Why should a Tasmanian have ten times the voting power of a New South Welshman? That is fucking ridiculous.

  15. rich

    Could a State cede from the Federation? e.g. WA pack up stumps and leave.

    The Tasmanians never would… they need the tax money to mooch off.

  16. Senile Old Guy

    The problem with the current system is that the federal senate is both partisan and obstructionist with it.

    Partisan? Not so much now, with all the non-ALP/Coalition senators.

    Obstructionist? Good. We don’t need more laws, rules and regulations.

  17. Joe

    Why should a Tasmanian have ten times the voting power of a New South Welshman? That is fucking ridiculous.

    Because the senate is supposed to protect the states and that can only happen if the states have equal voting rights – no matter how many people live in each state.

  18. Snouts. In. The. Trough.
    Shut. It. Down.
    Fire. Them. All.

  19. MickofBrisbane

    Appointment by state parliaments would probably reduce the numbers of Greens senators, which is a good thing — some people still think the Greens are benign and actually worry themselves with the environment and so keep others in check.

    But our biggest issue is that senators use their position for their own agenda, extorting on some matter unrelated to, but in return for supporting, the bills in front of them.

    If they restricted themselves to reviewing the bill at hand, I’d think we’d be better off. But I don’t see how state parliament-elected senators would change the contemporary culture of the senate.

  20. Joe

    If they restricted themselves to reviewing the bill at hand, I’d think we’d be better off. But I don’t see how state parliament-elected senators would change the contemporary culture of the senate.

    The power to horse trade on bills would be removed from the senators and returned to the state governments and this would slow down legislation and at the same time ensure that state interests were served not the interest of some nameless senator or obscure party.

  21. memoryvault

    Joe’s suggestion above solves most of the current problems with the Senate, plus a few others. For a start, it would stop the constant power grab by the federal government. What MP of a state parliament is going to vote for legislation that transfers power from the state to the feds?

    If each state government had to nominate appointees to the federal senate on the basis of party representation in the state parliament, it would also break the stranglehold the political parties currently have on the whole legislative process.

  22. H B Bear

    The Australian Federation is completely dysfunctional and f**ked but that would make it worse.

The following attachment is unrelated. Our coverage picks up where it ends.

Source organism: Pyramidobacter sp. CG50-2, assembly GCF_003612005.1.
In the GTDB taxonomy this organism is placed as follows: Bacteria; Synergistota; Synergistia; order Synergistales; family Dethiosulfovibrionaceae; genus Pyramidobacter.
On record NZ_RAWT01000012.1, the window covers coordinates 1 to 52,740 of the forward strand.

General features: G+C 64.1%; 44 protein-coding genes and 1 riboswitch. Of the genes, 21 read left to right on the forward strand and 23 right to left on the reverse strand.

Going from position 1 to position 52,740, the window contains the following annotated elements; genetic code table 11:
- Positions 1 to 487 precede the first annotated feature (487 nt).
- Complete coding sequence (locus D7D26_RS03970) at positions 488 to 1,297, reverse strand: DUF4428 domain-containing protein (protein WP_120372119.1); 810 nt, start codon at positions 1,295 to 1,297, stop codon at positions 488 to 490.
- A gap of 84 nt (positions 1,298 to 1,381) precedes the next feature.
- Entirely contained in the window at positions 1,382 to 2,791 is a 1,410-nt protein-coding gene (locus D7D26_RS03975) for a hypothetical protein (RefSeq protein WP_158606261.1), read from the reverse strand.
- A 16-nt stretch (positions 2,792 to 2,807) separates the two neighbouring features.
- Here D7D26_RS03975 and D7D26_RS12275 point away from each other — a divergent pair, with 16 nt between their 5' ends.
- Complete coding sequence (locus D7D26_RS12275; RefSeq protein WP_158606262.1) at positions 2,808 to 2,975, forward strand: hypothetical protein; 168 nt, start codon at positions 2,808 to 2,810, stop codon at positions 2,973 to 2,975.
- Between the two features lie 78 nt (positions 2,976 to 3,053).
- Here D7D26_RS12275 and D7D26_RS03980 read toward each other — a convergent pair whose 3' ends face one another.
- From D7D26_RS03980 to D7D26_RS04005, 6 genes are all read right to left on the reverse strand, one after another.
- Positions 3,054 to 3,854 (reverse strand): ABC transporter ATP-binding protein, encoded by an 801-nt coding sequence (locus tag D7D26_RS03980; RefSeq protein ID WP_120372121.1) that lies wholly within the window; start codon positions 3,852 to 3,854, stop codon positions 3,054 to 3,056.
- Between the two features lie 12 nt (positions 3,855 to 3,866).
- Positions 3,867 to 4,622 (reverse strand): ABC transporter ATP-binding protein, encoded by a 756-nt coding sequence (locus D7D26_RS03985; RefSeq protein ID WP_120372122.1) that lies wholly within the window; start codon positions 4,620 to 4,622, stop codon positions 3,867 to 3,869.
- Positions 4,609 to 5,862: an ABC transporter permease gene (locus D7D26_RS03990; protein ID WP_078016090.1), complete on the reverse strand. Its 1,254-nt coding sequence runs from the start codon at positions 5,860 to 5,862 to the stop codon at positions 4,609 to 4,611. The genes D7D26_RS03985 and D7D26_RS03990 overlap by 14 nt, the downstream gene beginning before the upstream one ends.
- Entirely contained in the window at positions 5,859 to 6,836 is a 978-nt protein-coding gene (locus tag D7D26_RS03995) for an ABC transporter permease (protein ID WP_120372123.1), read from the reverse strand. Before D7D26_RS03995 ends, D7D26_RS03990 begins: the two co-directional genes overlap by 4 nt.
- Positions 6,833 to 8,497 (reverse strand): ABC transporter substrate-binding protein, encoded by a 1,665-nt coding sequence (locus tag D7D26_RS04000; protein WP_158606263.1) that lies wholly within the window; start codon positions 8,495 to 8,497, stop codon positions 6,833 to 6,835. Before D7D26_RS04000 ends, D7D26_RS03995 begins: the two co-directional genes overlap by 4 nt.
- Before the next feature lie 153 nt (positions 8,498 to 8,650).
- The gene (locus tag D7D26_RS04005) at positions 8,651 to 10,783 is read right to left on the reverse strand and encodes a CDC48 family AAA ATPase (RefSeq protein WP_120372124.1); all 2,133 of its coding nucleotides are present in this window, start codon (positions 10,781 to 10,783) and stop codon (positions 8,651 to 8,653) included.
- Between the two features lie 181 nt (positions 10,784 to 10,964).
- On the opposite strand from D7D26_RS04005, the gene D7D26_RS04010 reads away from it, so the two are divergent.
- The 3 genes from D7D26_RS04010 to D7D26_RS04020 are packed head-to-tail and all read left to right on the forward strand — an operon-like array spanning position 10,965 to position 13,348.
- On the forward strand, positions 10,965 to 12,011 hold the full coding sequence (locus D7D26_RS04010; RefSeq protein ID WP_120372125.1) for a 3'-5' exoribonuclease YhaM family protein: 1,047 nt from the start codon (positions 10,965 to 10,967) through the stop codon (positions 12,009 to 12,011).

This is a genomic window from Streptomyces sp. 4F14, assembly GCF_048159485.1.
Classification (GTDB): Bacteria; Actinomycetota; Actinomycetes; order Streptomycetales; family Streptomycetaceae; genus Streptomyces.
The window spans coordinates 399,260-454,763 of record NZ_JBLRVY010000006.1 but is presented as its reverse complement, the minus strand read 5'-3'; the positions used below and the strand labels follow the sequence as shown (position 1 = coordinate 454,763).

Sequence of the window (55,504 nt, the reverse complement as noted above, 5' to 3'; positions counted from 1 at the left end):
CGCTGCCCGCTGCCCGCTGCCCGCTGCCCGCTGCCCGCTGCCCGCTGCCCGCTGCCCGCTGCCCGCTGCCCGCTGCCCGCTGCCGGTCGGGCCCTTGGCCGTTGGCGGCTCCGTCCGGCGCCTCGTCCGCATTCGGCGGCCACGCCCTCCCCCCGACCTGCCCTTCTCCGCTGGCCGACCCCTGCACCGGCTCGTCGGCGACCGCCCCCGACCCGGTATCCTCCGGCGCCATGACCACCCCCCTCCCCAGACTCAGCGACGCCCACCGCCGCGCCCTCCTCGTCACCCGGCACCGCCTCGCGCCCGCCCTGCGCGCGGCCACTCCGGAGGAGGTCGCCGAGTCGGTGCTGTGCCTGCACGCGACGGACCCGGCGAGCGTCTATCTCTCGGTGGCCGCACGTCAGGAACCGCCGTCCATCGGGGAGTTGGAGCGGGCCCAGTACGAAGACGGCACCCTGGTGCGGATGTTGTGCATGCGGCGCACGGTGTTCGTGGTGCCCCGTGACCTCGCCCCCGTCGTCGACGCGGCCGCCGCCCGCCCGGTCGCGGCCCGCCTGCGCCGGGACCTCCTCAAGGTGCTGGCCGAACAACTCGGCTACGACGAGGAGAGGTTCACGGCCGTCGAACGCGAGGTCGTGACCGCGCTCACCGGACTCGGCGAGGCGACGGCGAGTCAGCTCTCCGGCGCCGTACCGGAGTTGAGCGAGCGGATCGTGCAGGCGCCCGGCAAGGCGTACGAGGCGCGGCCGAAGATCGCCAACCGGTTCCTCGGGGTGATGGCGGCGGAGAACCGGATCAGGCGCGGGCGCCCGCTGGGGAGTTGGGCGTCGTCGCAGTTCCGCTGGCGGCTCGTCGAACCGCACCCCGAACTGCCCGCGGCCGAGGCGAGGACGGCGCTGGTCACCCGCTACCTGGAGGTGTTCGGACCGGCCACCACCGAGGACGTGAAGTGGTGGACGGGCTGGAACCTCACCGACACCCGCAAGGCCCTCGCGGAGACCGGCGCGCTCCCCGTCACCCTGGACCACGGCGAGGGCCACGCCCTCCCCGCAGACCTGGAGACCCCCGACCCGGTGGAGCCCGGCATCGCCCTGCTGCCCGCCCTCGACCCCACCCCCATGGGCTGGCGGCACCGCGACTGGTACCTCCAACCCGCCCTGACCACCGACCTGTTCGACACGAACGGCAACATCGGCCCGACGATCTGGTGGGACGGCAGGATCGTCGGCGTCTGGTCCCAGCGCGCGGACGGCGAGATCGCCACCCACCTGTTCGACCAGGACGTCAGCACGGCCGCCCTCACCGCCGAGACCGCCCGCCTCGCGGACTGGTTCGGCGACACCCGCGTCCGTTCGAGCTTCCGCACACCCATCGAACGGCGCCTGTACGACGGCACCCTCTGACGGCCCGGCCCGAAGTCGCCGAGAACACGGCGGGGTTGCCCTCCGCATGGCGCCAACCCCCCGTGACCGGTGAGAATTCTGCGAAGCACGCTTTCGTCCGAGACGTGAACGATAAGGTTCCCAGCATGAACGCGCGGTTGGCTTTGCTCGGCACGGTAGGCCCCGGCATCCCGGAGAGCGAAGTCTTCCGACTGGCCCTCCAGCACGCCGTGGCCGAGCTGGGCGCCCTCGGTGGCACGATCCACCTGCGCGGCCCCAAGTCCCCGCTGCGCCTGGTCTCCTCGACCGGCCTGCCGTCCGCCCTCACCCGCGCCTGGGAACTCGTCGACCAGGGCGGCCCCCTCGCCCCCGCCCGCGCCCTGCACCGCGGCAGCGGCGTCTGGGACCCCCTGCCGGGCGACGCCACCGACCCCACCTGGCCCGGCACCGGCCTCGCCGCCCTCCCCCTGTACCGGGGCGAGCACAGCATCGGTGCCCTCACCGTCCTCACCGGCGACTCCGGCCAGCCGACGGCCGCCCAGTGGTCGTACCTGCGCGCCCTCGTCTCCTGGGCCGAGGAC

The Australian Senate will never be rid of party aligned politicians and might as well be abolished. Anyone who thinks it will ever be anything more than a Green-Left lock-step on legislation is kidding themselves.

  23. JABL

    It would however be interesting if a State’s Senate delegation’s term was the same as its State’s lower house. Which is to say when the State election is held then the Senate delegation from that State is also up (or half or a third).

    An important reform for the Senate would be to reduce the size of the Senate, to undo the cynical increases in number instituted by the ALP (and supported by the Nats), back to 8 Senators a State. This might practically require a constitutional amendment to increase the nexus between the Senate and the House of Reps but should be considered.

  24. JABL

    It then strengthens the Senate’s position as the State’s house and may also focus State elections on whole of government issues. ie. no use complaining about ‘Canberra’ if you are also trying to get your Senators up.

  25. MickofBrisbane

    @ Joe #2261040, posted on January 13, 2017 at 6:12 pm

    So, you’re saying that the horsetrading will still be done by senators but acting on behalf of state representation, rather than the unrepresentative senators?

    The power to horse trade on bills would be removed from the senators and returned to the state governments and this would slow down legislation and at the same time ensure that state interests were served not the interest of some nameless senator or obscure party.

  26. Joe

    So, you’re saying that the horsetrading will still be done by senators but acting on behalf of state representation, rather than the unrepresentative senators?

    No. Horse trading would be done by the states via their govt. or parliaments. The senators sole job would be to vote as the state parliament/govt. directs them.

  27. Senile Old Guy

    Joe’s suggestion above solves most of the current problems with the Senate, plus a few others.

    An unusually optimistic view, for you MV.

    But there is no chance the public would back this, so it is a rather pointless discussion. I’ll go back to something else pointless: the cricket.

  28. Joe

    But there is no chance the public would back this, so it is a rather pointless discussion. I’ll go back to something else pointless: the cricket.

    Unfortunately true. However, it is an enjoyable intellectual exercise and what else is there to do besides the pointless.

  29. Dr Fred Lenin

    So if all the states had alp governments the senate would be even more full of reject pardee aparatchik bludgers . At least the way it us now it prevents malcolm ruddbull from rushing the global communist u.n. agenda if it were full of state appointed aparatchiks we woukd feally be stuffed .

  30. struth

    Lets just get rid of states or councils.
    Altogether.
    We cannot centralize power in the federal government.
    So it is either states or councils.
    But not both.
    The blame game is never finished and responsibilities shifted.
    We have way, way, too many politicians.
    Councils are not government but are bluffing that they are and the whole thing is an unconstitutional mess now.
    Giving politicians anymore say on anything is a folly.
    Especially who picks senators.
    If we actually got back to our original constitution and it’s changes BY REFERENDUM only, as it should be, we could start working on changing things then.

  31. memoryvault

    But there is no chance the public would back this, so it is a rather pointless discussion. I’ll go back to something else pointless: the cricket.